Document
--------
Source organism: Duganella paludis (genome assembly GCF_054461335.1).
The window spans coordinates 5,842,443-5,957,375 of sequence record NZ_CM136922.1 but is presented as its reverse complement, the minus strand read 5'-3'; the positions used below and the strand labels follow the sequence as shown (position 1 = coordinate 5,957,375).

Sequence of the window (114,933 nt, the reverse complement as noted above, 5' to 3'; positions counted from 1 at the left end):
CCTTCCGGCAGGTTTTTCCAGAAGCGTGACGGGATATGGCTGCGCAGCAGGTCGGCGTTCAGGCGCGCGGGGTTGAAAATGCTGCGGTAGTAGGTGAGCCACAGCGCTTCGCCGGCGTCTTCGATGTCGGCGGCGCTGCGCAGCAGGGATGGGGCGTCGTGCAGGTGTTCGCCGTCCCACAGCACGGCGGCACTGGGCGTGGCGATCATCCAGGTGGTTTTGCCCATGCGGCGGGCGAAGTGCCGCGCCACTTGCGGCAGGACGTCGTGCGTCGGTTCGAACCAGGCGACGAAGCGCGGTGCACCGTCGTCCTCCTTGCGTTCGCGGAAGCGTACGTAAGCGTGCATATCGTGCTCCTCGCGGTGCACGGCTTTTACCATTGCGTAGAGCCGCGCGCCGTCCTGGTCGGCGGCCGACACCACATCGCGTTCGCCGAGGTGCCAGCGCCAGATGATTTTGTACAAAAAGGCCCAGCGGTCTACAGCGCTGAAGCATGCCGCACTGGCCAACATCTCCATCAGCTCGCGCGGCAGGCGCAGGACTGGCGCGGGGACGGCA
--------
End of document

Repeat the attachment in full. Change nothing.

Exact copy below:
Source organism: Duganella paludis (genome assembly GCF_054461335.1).
The window spans coordinates 5,842,443-5,957,375 of sequence record NZ_CM136922.1 but is presented as its reverse complement, the minus strand read 5'-3'; the positions used below and the strand labels follow the sequence as shown (position 1 = coordinate 5,957,375).

Sequence of the window (114,933 nt, the reverse complement as noted above, 5' to 3'; positions counted from 1 at the left end):
CCTTCCGGCAGGTTTTTCCAGAAGCGTGACGGGATATGGCTGCGCAGCAGGTCGGCGTTCAGGCGCGCGGGGTTGAAAATGCTGCGGTAGTAGGTGAGCCACAGCGCTTCGCCGGCGTCTTCGATGTCGGCGGCGCTGCGCAGCAGGGATGGGGCGTCGTGCAGGTGTTCGCCGTCCCACAGCACGGCGGCACTGGGCGTGGCGATCATCCAGGTGGTTTTGCCCATGCGGCGGGCGAAGTGCCGCGCCACTTGCGGCAGGACGTCGTGCGTCGGTTCGAACCAGGCGACGAAGCGCGGTGCACCGTCGTCCTCCTTGCGTTCGCGGAAGCGTACGTAAGCGTGCATATCGTGCTCCTCGCGGTGCACGGCTTTTACCATTGCGTAGAGCCGCGCGCCGTCCTGGTCGGCGGCCGACACCACATCGCGTTCGCCGAGGTGCCAGCGCCAGATGATTTTGTACAAAAAGGCCCAGCGGTCTACAGCGCTGAAGCATGCCGCACTGGCCAACATCTCCATCAGCTCGCGCGGCAGGCGCAGGACTGGCGCGGGGACGGCA